But the two leaders share something else in common: their fathers' acrimonious history.
In his 1995 memoir, "Dreams from My Father," Obama wrote that his father, Barack Obama Sr., had a longstanding conflict with Kenyan President Jomo Kenyatta, the father of Kenya's current president.
After working in Kenya as an economist for an oil company, the elder Obama took a job as an economist in the Kenya Ministry of Tourism, according to Obama's book.
"He may have had political ambitions, and at first he was doing well in the government. But by 1966 or 1967, the divisions in Kenya had become more serious," Obama wrote. "President Kenyatta was from the largest tribe, the Kikuyus. The Luos, the second largest tribe, began to complain that Kikuyus were getting all the best jobs."
Some Luos, the tribal group of the Obama family, began to increasingly criticize and protest against the Kenyatta administration. Government police cracked down and some people were killed, Obama wrote, causing more suspicion from his father.
"Most of the Old Man's friends just kept quiet and learned to live with the situation. But the Old Man began to speak up. He would tell people that tribalism was going to ruin the country and that unqualified men were taking the best jobs," the President wrote.
Obama Sr. continued to ignore warnings from his friends that his constant criticism of Kenyatta would be his downfall, but he did not listen, according to his son.
"Word got back to Kenyatta that the Old Man was a troublemaker, and he was called in to see the President. According to the stories, Kenyatta said to the Old Man that, because he could not keep his mouth shut, he would not work again until he had no shoes on his feet," he said.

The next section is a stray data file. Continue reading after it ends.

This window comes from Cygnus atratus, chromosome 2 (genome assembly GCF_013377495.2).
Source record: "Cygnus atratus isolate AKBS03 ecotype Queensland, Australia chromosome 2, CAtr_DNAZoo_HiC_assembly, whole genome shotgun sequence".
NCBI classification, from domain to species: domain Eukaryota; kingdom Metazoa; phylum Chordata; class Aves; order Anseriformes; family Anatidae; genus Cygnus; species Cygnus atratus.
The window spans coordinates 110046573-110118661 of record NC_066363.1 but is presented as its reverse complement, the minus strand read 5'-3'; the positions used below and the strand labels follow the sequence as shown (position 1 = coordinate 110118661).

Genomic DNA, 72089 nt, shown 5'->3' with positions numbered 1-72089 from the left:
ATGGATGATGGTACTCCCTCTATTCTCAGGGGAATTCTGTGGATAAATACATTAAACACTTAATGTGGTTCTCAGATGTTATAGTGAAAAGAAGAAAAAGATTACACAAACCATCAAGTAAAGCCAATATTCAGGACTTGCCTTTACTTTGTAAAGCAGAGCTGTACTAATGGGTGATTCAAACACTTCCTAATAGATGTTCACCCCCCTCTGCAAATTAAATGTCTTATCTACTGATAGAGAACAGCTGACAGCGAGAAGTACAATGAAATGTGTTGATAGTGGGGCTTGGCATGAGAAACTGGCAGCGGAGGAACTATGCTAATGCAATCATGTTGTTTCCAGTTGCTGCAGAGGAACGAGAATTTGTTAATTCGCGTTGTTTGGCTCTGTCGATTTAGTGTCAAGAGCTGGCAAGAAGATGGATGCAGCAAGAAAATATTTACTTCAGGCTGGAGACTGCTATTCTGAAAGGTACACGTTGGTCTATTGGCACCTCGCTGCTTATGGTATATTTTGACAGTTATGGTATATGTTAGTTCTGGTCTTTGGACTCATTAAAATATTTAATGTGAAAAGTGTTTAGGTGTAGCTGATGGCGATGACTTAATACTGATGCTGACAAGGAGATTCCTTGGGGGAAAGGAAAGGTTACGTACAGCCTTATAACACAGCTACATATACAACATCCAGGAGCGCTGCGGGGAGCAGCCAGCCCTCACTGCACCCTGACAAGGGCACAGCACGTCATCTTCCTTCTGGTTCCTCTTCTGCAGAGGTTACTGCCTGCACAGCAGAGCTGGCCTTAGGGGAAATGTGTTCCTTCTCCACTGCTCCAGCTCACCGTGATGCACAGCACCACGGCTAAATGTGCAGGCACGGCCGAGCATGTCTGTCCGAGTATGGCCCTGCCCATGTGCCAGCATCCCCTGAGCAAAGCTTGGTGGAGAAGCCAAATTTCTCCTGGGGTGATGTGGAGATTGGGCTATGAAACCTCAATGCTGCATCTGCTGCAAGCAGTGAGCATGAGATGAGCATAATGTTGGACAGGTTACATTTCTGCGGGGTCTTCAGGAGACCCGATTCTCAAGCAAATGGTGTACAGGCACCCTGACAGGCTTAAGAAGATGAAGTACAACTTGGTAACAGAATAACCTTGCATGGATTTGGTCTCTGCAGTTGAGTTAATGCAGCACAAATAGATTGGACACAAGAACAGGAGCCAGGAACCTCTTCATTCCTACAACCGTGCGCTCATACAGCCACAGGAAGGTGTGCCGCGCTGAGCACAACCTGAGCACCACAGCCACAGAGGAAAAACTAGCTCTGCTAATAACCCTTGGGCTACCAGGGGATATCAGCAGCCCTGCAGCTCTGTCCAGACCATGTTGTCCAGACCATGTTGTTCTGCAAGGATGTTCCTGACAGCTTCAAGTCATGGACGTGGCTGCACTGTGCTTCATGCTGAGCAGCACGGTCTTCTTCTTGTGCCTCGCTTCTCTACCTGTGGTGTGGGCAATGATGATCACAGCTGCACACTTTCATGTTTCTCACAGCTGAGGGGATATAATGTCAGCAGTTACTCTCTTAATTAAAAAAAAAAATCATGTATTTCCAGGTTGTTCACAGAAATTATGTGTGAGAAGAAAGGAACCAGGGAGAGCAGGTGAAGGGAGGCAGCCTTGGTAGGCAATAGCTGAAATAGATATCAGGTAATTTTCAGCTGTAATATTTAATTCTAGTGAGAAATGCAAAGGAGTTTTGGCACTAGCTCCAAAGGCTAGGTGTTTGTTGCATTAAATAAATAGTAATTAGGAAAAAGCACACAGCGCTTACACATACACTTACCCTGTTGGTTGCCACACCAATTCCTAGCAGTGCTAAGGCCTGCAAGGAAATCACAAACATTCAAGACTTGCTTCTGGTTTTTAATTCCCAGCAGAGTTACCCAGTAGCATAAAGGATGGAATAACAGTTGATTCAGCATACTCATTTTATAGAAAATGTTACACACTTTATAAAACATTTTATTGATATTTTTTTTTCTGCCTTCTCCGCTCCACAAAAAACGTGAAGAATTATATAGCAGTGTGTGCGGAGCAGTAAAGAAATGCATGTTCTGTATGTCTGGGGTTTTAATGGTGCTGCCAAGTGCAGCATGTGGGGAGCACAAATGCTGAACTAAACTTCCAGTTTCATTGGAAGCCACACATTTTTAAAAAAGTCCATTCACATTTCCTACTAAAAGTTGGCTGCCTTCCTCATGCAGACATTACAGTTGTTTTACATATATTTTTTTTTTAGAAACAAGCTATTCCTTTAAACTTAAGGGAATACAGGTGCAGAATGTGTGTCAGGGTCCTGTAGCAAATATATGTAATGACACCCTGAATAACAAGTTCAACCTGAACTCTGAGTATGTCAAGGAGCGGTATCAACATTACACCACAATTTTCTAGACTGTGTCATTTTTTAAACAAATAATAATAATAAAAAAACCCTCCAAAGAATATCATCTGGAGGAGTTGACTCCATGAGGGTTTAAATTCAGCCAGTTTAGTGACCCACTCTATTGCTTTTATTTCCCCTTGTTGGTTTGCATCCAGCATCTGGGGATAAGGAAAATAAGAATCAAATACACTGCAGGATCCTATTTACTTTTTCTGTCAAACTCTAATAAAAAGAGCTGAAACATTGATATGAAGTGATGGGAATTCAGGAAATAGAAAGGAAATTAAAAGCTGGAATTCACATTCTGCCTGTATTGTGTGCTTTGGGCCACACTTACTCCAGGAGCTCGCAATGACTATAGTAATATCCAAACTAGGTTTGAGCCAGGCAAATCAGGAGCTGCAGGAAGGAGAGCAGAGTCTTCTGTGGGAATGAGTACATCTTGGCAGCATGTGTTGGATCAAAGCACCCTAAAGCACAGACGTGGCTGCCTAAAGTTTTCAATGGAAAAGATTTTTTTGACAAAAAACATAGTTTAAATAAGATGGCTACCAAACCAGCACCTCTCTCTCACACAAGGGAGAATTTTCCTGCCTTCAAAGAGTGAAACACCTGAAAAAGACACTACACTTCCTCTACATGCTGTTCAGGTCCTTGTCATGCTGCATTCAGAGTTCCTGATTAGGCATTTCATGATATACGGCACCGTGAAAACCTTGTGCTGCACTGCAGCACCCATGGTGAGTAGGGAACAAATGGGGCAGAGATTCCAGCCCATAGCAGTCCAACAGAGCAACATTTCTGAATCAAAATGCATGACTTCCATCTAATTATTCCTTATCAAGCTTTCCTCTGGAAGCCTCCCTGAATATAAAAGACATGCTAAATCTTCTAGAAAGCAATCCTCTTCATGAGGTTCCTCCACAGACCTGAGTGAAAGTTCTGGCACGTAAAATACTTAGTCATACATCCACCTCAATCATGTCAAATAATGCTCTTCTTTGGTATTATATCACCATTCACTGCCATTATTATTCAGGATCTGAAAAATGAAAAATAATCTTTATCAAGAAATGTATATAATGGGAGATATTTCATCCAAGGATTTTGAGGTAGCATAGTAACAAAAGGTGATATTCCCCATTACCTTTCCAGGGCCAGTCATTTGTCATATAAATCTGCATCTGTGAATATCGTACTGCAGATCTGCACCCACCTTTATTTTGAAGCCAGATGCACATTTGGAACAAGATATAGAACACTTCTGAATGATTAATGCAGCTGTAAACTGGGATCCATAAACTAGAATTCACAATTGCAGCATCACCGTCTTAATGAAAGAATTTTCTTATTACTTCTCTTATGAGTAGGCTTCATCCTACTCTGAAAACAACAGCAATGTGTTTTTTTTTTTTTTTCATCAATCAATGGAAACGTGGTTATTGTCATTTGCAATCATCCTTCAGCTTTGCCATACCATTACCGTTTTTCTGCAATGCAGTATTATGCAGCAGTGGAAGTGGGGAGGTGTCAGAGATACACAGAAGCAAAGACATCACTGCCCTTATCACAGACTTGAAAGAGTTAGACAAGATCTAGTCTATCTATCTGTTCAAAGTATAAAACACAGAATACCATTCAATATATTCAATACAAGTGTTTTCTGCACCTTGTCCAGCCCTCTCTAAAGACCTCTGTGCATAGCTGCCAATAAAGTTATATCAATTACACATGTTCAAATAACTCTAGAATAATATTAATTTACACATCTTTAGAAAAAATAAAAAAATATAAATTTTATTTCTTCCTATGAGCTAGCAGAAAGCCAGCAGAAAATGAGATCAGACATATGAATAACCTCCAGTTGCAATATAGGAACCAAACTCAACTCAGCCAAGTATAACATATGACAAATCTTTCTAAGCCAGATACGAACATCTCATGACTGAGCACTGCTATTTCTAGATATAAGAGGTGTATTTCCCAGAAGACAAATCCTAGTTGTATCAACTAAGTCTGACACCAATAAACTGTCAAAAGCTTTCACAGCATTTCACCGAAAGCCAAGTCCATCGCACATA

Kenyatta fired Obama's father and he was unable to find work after being blacklisted across Kenya.
Despite his graduate degree from Harvard University and significant experience, the elder Obama could not find work in the public or private sector after this exchange, the President wrote. He eventually found a job in the nation's water department.
"The job kept food on the table, but it was a big fall for him. The Old Man began to drink heavily, and many of the people he knew stopped coming to visit because now it was dangerous to be seen with him," the President wrote. "They told him that maybe if he apologized, changed his attitude, he would be all right. But he refused and continued to say whatever was on his mind."
The President wrote that by the time he was a teenager, his father's career began to improve.
"In my last two years in high school, the Old Man's situation improved. Kenyatta died, and somehow the Old Man was able to work again in government," Obama wrote. "He got a job with the Ministry of Finance and started to have money again, and influence. But I think he never got over the bitterness of what had happened to him, seeing his other age-mates who had been more politically astute rise ahead of him."
At a state dinner in Nairobi on Saturday night, Uhuru Kenyatta offered a toast to the American President.
"Mr. Obama, this is not your first trip to Kenya," he said. "But yesterday, you arrived riding on the wings of history."
Kenyatta spoke about Obama's father, saying both Obamas share the same convictions.
"He had the same audacious hope that you have," Kenyatta said.